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Number of people using Out of the Cold Collingwood nearly doubled this month

Winter phone line offers trained help 24/7, space available in Collingwood and Barrie shelters
A butterfly posted by the Busby Centre and Out of the Cold Collingwood marks the death of someone who was experiencing homelessness in the community.

A small butterfly emoji posted today announced the death of a person who had been experiencing homelessness in Barrie or Collingwood. 

The Busby Centre, which oversees operation of homeless shelters and services in Collingwood and Barrie, has a practice of posting a butterfly to acknowledge the death of someone in the community who spent time unsheltered. 

Busby Centre executive director Sara Peddle said she wouldn’t confirm where the person died in the interest of protecting privacy. 

“We want to protect privacy, but we also want to make sure we are honouring people that we’re losing,” said Peddle. “I can’t share if it was even in Collingwood or not.”

The butterfly is posted for a death that occurs from any cause, whether it’s long-term illness or exposure to cold. It was posted to both the Out of the Cold Collingwood Facebook page and the Busby Centre Facebook page. 

The Busby Centre took over operations of Out of the Cold Collingwood in 2020. 

Though there were some rumours circulating that a man died while outside and unsheltered this weekend in Collingwood, OPP confirmed there were no instances of police being called in for a death in Collingwood over the last seven days. 

OPP and the Collingwood Fire Department also confirmed there were no calls on Saturday night related to a situation involving a person suffering cold exposure in town. 

Peddle confirmed there is room enough for anyone without shelter to come in out of the cold through the temporary Collingwood shelter program. The program has approval from the County of Simcoe to expand capacity for the winter.

Since the start of the pandemic, Out of the Cold has been operating out of a local motel, offering those without shelter a place to stay day and night. 

“We have increased capacity quite a bit specifically because of the cold weather,” said Peddle, who noted there are 21 people currently in the temporary shelter motel rooms, which is up from about a dozen two weeks ago. 

“We’re not turning anybody away,” she added. “I know there’s been some question about that. We’re not turning anyone away. It is way too cold.”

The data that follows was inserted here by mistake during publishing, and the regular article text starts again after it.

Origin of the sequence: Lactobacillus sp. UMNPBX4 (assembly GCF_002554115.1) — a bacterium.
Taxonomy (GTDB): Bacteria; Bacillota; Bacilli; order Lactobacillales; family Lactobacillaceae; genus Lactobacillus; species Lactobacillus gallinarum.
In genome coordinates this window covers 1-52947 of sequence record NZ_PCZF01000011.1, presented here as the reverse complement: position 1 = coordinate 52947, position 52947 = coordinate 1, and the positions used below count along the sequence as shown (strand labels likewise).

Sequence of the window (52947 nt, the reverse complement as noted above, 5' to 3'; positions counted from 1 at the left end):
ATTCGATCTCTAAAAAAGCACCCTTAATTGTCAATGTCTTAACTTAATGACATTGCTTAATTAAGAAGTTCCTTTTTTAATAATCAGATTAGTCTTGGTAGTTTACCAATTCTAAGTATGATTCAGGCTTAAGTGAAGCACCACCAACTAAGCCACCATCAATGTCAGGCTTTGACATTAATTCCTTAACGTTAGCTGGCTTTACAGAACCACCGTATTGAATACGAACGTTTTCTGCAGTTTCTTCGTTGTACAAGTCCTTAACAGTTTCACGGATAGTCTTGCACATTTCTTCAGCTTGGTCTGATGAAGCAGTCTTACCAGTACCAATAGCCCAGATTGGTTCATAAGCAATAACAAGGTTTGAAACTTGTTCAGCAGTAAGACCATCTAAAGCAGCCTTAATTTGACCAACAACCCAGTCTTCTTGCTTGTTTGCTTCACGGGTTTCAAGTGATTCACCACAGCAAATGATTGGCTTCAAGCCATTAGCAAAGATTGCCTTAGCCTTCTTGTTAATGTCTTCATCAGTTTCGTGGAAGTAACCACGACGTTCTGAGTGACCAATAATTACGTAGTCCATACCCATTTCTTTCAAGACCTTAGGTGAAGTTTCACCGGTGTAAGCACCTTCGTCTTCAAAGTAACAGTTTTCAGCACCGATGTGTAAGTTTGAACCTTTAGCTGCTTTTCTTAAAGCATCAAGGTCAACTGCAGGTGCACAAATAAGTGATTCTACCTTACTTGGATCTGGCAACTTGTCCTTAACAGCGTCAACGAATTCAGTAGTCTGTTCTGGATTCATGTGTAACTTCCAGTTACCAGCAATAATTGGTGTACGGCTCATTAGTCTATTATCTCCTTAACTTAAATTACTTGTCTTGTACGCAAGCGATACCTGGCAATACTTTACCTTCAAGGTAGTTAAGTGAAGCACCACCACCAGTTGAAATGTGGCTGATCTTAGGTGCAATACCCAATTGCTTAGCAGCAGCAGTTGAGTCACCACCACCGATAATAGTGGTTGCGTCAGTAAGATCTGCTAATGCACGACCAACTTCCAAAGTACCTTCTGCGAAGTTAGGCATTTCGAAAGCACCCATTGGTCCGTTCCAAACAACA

Out of the Cold Collingwood offers those without shelter a place to stay night and day, staff support those in the motel rooms by bringing them food and supplies and offering support based on the individual’s needs. 

There are also instances where Out of the Cold works with other shelter services and may refer people to other services where appropriate. 

“We look after them until we can get them into houses,” said Peddle. 

In Barrie, the Busby Centre operates a shelter in addition to other services such as a warming centre where people can come to sit and get warm but not necessarily spend the entire night. 

“Some people, due to whatever it is for them, may not want to come into a shelter and we have to respect that,” said Peddle, noting some people have trauma connected to shelters, or fear of them. 

Peddle told Collingwood council on Monday evening that there was a case where a bylaw enforcement officer brought someone to one of the Busby shelters and the person was reluctant, but agreed to stay, then decided 30 minutes later to leave. 

“That’s OK. We helped him where he’s at and made sure he had supplies to keep him safe,” explained Peddle. 

In the South Georgian Bay area, Out of the Cold Collingwood staff do outreach one or two days a week to let those who are unsheltered know they can come to the local temporary shelter, and offer other supports. 

Peddle said the local shelter also works with police, bylaw, and the hospital to accept people who need shelter. There is an emergency bed at Out of the Cold reserved for anyone who might be brought in by emergency services through the night. 

There is also a winter shelter phone line established to support anyone unsheltered during winter months. It is answered 24/7 by trained staff and can be reached at 705-828-3795. 

If you see someone who needs support or are with someone who needs support you can call that number and staff will respond.

Anyone who would like to help with local shelter programs and support, including making food for people in the shelter, can email or call 705-739-6916. 

Locally, Community Connection also provides information on what supports are available for a variety of situations, including homelessness. You can reach them by dialing 211. 

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Erika Engel

About the Author: Erika Engel

Erika regularly covers all things news in Collingwood as a reporter and editor. She has 13 years of experience as a local journalist
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